This past July, I had the amazing opportunity to travel to Kenya for a Changemakers Summit.
I first heard the term “Stepping into Your BIGness” from Henry De Sio, Frame Change Leader at Ashoka: Innovators for the Public and former “Chief BIGness Officer” for Obama for America. From his experience, Henry highlighted how we are in an environment where everyone needs to lead, there is no room for smallness, and we need to bring our A game.
In Kenya, I had the chance to experience Changemakers stepping into their BIGness and I believe that this BIGness exists across Africa.
Here are five examples with my insights:
1. Kibera Girls Soccer Academy (KGSA)
The media is going to stop portraying Africa as “starving child Africa”
A few Kibera students filmed and photographed the Changemaker Summit. They wanted to be a part of capturing innovation and solutions happening across the continent. They stepped into their BIGness.
I have every confidence that KGSA is going to play a key part in transforming how the media portrays Africa. The media needs to move away from starving child Africa portrayal and needs to stop accentuating that. It’s time to spotlight the successes and solutions with empathy (not sympathy) based calls for action.
2. Fundi Bots
When there are gaps in formal education, build your own robot
Fundi (Swahili for maker or artisan) Bots uses robotics training to create and empower a new young generation of problem-solvers, innovators, and changemakers. Through its programs such as hands-on trainings, public access to reach youth outside of the school environment, and robotics camp – Fundi Bots is breaking down a stereotype: that robotics is for geniuses, nerds, and millionaires. But I believe that Fundi Bots is breaking down another immense stereotype: that this skill can only be acquired in formal education.
When there are gaps, don’t sit around and wait, the Fundi Bots team leveraged this opportunity to maximize impact.
Solomon King, Founder of Fundi Bots, created a robot when he was in fourth grade despite a lack of support and resources (no internet for starters). He stepped into his BIGness when this wasn’t a big concept.
3. The 1 bob Initiative
When you add mentorship to the model, anything is possible
During my visit, I experienced the core of Christine’s model: mentorship. On a regular basis, Christine invites her friends from different backgrounds and experiences to mentor girls and boys.
Christine stepped into her BIGness and inspires that in others through one to one and group mentorship.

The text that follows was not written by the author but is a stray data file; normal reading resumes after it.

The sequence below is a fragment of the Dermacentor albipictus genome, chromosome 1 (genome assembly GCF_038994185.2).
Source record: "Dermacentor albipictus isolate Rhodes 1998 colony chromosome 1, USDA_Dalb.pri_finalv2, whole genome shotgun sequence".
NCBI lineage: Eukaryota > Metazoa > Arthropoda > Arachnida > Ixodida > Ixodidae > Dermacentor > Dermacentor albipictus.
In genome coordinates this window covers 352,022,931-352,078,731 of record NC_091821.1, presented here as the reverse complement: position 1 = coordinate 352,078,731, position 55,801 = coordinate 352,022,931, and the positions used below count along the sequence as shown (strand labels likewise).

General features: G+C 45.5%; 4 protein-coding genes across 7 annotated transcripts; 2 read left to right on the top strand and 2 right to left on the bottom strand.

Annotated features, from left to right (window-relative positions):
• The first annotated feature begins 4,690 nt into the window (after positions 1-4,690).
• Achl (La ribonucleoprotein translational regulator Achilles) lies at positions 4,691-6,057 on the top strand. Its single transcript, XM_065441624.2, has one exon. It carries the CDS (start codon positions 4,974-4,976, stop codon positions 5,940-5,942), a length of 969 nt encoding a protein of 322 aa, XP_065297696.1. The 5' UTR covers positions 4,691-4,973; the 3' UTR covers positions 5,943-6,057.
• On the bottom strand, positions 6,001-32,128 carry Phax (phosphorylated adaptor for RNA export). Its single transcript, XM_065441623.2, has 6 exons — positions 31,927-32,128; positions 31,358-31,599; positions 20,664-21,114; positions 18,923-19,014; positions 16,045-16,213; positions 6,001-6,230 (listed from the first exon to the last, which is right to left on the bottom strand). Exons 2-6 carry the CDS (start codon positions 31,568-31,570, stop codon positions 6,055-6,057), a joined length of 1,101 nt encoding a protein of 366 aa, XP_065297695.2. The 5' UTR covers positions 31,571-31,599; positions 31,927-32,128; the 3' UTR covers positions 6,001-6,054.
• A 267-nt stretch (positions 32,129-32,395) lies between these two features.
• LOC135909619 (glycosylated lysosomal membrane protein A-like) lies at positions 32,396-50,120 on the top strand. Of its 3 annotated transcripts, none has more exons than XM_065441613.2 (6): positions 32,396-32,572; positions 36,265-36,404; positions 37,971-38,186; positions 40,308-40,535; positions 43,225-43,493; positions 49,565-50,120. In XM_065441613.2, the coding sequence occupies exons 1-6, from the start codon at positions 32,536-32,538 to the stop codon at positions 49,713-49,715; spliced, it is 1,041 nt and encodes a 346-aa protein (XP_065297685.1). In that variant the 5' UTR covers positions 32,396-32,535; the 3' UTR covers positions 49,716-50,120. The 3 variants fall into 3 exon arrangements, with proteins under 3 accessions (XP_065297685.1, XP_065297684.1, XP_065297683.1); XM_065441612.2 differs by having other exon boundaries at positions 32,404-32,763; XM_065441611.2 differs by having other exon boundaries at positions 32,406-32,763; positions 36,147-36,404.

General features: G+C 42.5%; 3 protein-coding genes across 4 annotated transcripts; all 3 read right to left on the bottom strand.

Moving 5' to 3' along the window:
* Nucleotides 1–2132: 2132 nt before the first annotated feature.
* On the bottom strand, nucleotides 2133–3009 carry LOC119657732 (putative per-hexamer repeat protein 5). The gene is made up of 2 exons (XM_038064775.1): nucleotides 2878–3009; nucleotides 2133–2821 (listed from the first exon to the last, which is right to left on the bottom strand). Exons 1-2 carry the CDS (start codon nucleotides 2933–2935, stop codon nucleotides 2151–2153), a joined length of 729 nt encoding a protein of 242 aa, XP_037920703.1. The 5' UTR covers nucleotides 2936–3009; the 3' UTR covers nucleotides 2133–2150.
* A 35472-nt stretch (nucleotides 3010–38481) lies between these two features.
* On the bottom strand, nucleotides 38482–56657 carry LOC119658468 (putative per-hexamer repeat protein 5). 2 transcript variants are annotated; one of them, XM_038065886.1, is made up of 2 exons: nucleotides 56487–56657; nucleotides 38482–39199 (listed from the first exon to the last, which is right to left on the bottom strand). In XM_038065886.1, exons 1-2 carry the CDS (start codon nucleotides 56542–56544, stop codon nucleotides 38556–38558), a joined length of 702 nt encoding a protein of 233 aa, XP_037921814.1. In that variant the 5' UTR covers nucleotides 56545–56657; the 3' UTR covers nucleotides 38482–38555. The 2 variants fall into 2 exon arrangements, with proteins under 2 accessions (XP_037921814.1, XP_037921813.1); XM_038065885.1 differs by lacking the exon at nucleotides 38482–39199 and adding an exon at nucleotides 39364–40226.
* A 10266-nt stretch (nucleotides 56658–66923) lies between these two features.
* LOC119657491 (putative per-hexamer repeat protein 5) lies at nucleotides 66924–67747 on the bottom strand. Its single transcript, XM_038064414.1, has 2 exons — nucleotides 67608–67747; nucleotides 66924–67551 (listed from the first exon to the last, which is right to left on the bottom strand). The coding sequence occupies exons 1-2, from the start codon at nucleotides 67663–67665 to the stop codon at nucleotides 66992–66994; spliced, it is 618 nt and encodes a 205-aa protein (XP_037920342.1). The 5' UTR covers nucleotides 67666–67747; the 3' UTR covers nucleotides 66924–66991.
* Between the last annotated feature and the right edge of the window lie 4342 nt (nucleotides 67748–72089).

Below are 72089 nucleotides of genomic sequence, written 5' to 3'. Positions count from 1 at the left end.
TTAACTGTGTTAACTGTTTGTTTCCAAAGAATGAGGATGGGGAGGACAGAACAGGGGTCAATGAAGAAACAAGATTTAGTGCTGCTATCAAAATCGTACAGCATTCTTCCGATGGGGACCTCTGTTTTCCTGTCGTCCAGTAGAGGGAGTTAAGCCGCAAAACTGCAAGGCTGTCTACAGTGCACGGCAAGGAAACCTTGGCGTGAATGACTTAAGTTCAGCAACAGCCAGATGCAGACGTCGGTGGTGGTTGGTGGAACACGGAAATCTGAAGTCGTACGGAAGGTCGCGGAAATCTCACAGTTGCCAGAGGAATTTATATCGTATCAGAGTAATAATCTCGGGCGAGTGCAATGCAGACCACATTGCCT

4. Lewa Wildlife Conservancy
Animals naturally step into their BIGness, let’s respect that
I went to Lewa Wildlife Conservancy (a UNESCO World Heritage Site) with some of my teammates. I was lost for words. The beautiful vastness of the conservancy reminded me to live simply and to do good to preserve our environment.
Lewa is home to some of the continent's most endangered species – the black rhino and the Grevy’s zebra. Lewa is also one of several conservancies in Kenya that is community owned and governed by a Council of Elders from the communities. Ashoka Fellow Ian Craig is the Executive Director.
Today, Lewa supports 19 schools, 10 water projects, four clinics, a women's micro-credit programme and many other community projects. I also learned that a top dream profession for students in surrounding schools is to become a park ranger!
In Kenya, I got to MC our Changemakers Summit and meet some incredible people, facilitate a training session for mentors, and do some team builders with young changemakers.
At DSO, I get to try just about any crazy big bold idea to help our organization grow and am supported in full swing. At our recent retreat, we discussed our personal mission statements.
Stepping into my BIGness is a vital part of my personal mission statement.
Want some more context on changemaking? Here you go.
We live in a rapidly changing world. In the past fifteen years alone, we have gone from bulky, long antenna attached mobile phones with basic call functionality to lightweight smart phones that ensure infants are tested for HIV, in the past ten years, we have added nearly 100 billion tonnes of carbon to the atmosphere (this is about a quarter of all CO2 added to the atmosphere by humanity since 1750), and by 2040, Africa will be home to one in five of the planet’s young people.
In our world, following the rules and norms is not enough. Everyone must be a changemaker. In learning and analyzing the emerging patterns from leading social entrepreneurs, Ashoka has identified core foundational skills needed to be a changemaker: empathy, teamwork, leadership and changemaking. Nothing is more powerful than cultivating these skills from a very young age.
I work on the Africa team at Ashoka: Innovators for the Public. Ashoka is a citizen sector organization, a network of over 3,000 systems changing, high impact social entrepreneurs, and an accelerator for Everyone A Changemaker.
Take a crash course on Changemaking
Nominate a Changemaker school
Interested in more examples of soccer programs for youth? Check out this post about our work with Cameroon Football Development Program (CFDP) by Cathy Cao, one of our student consultants.
Are you stepping into your BIGness and passionate about consulting in international development? Get in touch with us, we’d love to hear from you. firstname.lastname@example.org
 Kochi, Erica “How the Future of Mobile Lies in the Developing World” TechCrunch
http://tcrn.ch/1wE6ovV; 27th May, 2012
 “Climate Science A Sensitive Matter” The Economist
econ.st/1gtBNgF; 30th March, 2013
 “What’s driving Africa’s Growth” McKinsey&Company
http://bit.ly/1gsW1k3; June 2010
Contributed by Amy Badiani